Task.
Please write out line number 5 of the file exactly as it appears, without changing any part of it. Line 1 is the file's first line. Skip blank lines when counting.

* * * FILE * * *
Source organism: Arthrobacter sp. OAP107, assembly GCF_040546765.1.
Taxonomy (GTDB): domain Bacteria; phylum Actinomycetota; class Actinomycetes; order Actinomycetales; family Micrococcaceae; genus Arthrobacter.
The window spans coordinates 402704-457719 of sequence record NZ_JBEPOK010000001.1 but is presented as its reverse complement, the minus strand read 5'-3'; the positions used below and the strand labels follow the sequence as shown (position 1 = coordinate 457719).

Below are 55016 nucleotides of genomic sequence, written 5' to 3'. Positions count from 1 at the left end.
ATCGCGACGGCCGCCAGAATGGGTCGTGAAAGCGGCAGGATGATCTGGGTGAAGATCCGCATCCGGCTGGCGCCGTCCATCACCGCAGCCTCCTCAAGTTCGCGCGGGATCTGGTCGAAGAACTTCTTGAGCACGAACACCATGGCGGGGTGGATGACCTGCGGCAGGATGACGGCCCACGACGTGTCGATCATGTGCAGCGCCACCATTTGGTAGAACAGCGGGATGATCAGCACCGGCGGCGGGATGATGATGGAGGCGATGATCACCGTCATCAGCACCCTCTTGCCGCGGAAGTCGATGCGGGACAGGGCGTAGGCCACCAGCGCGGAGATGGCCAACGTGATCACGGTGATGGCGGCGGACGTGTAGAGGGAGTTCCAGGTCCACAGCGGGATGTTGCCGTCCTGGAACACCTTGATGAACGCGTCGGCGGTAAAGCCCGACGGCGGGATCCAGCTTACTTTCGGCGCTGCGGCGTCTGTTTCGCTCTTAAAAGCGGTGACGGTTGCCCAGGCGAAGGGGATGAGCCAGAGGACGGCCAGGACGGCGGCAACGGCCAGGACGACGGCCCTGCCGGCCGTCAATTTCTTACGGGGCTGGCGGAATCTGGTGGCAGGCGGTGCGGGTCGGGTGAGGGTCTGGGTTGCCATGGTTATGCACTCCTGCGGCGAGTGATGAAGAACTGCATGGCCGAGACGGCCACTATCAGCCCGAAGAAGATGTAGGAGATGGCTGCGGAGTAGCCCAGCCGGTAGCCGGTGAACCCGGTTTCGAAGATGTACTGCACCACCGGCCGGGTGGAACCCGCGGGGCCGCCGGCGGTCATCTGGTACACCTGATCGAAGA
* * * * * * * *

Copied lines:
ATCGCGACGGCCGCCAGAATGGGTCGTGAAAGCGGCAGGATGATCTGGGTGAAGATCCGCATCCGGCTGGCGCCGTCCATCACCGCAGCCTCCTCAAGTTCGCGCGGGATCTGGTCGAAGAACTTCTTGAGCACGAACACCATGGCGGGGTGGATGACCTGCGGCAGGATGACGGCCCACGACGTGTCGATCATGTGCAGCGCCACCATTTGGTAGAACAGCGGGATGATCAGCACCGGCGGCGGGATGATGATGGAGGCGATGATCACCGTCATCAGCACCCTCTTGCCGCGGAAGTCGATGCGGGACAGGGCGTAGGCCACCAGCGCGGAGATGGCCAACGTGATCACGGTGATGGCGGCGGACGTGTAGAGGGAGTTCCAGGTCCACAGCGGGATGTTGCCGTCCTGGAACACCTTGATGAACGCGTCGGCGGTAAAGCCCGACGGCGGGATCCAGCTTACTTTCGGCGCTGCGGCGTCTGTTTCGCTCTTAAAAGCGGTGACGGTTGCCCAGGCGAAGGGGATGAGCCAGAGGACGGCCAGGACGGCGGCAACGGCCAGGACGACGGCCCTGCCGGCCGTCAATTTCTTACGGGGCTGGCGGAATCTGGTGGCAGGCGGTGCGGGTCGGGTGAGGGTCTGGGTTGCCATGGTTATGCACTCCTGCGGCGAGTGATGAAGAACTGCATGGCCGAGACGGCCACTATCAGCCCGAAGAAGATGTAGGAGATGGCTGCGGAGTAGCCCAGCCGGTAGCCGGTGAACCCGGTTTCGAAGATGTACTGCACCACCGGCCGGGTGGAACCCGCGGGGCCGCCGGCGGTCATCTGGTACACCTGATCGAAGA